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Unpredictable Impact of China’s Censorship: Return to Dust Disappeared from Busan Film Festival

In Busan, South Korea, the 2022 Busan International Film Festival (BIFF) is open from October 5 to October 14, 2022. This year, besides Korean films and their expanding influence, there is also the “A Window on Asian Cinema” section which opens the stage for filmmakers from distinct parts of Asia to share their achievements. However, on the second day after the opening ceremony, one of the Chinese films is pulled from this stage: Li Ruijun’s Return to Dust (2022), which focuses on poverty and love in rural China.

Return to Dust posterThis information was first discovered by the Chinese self-media account 深焦DeepFocuson Weibo (the most popular Chinese social media site). On October 6 CST, they posted the information about how the film Return to Dust can no longer be found on the BIFF official website. Up to now, this post received nearly nine thousand reposts from Weibo users.

Later on the same day, another Weibo self-media account, 黑光乍泄, which reports the news for films in general, also says that the BIFF canceled all the screenings for Return to Dust. As confirmed on the website of BIFF’s “A Window on Asian Cinema” section, currently, there is no display of the information and screening times for Return to Dust. The BIFF organizers have not given any official explanation for this incident.

Return to Dust (Chinese title: Yin ru chen yan, 隐入尘烟) is a 133-minute Chinese film written and directed by Li Ruijun. The story highlights the lives of farmers Ma Youtie and Cao Guiying in rural northwest China. Their families arrange a marriage between the two, and they eventually fall in love. Later the local government tears down Youtie and Guiying’s crude shelter and relocates them to a new apartment for urbanization, which changes Youtie and Guiying’s simple-life routine. The movie discusses passion, tradition, poverty, and the rural population’s predicament.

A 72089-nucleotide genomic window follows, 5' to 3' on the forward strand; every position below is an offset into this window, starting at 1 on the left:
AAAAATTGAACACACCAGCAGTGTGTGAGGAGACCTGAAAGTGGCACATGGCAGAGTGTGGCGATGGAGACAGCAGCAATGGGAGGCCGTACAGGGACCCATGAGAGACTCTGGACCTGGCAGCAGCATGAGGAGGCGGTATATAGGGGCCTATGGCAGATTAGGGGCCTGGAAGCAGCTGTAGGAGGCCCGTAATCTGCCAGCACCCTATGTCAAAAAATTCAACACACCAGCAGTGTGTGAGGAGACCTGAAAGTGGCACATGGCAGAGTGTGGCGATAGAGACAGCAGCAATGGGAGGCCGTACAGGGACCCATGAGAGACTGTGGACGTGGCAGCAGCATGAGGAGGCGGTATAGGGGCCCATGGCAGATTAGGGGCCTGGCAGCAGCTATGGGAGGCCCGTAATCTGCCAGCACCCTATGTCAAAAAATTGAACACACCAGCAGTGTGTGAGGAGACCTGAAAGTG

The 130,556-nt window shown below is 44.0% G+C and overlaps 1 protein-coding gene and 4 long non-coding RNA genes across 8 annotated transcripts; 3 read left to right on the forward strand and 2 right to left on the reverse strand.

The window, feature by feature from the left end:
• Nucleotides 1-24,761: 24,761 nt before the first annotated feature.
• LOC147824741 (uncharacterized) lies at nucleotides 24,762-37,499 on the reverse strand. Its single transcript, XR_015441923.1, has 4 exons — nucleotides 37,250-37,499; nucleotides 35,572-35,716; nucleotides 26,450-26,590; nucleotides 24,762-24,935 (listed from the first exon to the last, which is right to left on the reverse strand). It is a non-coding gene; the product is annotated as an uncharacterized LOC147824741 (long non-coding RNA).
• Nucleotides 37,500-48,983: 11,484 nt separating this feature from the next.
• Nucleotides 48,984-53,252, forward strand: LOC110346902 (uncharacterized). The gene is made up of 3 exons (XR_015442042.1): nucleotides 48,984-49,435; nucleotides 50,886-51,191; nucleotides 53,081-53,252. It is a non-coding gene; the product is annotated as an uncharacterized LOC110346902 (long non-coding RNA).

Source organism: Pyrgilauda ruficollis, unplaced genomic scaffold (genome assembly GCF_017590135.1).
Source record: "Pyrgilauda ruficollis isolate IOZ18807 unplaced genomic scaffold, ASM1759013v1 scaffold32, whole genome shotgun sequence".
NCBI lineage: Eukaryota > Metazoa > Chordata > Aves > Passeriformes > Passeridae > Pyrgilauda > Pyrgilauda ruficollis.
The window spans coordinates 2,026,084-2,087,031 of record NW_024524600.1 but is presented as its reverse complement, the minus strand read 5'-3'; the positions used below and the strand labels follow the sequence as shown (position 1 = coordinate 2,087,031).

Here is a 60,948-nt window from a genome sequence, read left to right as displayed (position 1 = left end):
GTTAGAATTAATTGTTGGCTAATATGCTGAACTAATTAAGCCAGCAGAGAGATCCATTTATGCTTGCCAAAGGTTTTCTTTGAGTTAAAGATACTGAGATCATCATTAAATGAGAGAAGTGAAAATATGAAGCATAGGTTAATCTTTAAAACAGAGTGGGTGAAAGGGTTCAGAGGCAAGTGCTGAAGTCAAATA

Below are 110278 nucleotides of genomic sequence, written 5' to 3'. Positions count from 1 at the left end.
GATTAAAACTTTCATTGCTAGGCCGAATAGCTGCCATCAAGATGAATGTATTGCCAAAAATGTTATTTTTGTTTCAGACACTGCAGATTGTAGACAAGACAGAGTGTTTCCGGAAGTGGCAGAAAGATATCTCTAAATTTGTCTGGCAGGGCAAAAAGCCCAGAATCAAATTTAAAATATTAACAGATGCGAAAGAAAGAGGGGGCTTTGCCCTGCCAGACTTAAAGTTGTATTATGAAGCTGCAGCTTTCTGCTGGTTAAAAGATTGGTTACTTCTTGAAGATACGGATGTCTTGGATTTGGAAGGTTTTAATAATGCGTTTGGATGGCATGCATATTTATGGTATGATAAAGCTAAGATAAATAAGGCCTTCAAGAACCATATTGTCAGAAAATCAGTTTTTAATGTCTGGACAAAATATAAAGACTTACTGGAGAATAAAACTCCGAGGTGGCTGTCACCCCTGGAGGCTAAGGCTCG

One scene of the film from Hucheng film website

Although it is common for the authority to put harsh censorship on films and TV shows in mainland China, this incident further shows the unpredictable temper of China’s censorship. Unlike other films not permitted to show in movie theaters, Return to Dust was widely released in mainland China on July 8, 2022. The censorship did not fall upon the film until it switched from cinematic release to online streaming. According to TheChinaProject’s report on September 26, nearly three months after its first appearance in cinema, Return to Dust abruptly disappeared from all major mainland China streaming service sites (iQiyi, Tencent, and Youku). No Chinese officials have given any explanation on the matter.

On top of the sudden censoring, Return to Dust had a surprisingly robust box office performance and heated discussion before it vanished, making the whole situation more confusing. As of September, the film had made 100 million yuan (U.S. dollar $14 million) at the box office. This film is categorized as a “box office black horse” (Chinese term: Piao fang hei ma, 票房黑马), a term used to describe movies that were low in budget and expectation yet happened to receive great box office achievements and broad attention. Many Chinese state media, including the People’s Daily (Chinese title: Ren min wang, 人民网), wrote movie reviews for Return to Dust and expressed their compliments.

Moreover, the disappearance of Return to Dust reveals the disturbing range of Chinese authorities’ control, considering none of the Busan International Film Festival’s hosts are directly affiliated with mainland China’s organizations. It raises concern that Chinese films in the future, regardless of whether they receive positive recognition or international fame, can be pulled from the public once the Chinese authority decides to censor them.


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Tags: #china #entertainment #film #return to dust #chinese film #busan film festival #world cinema


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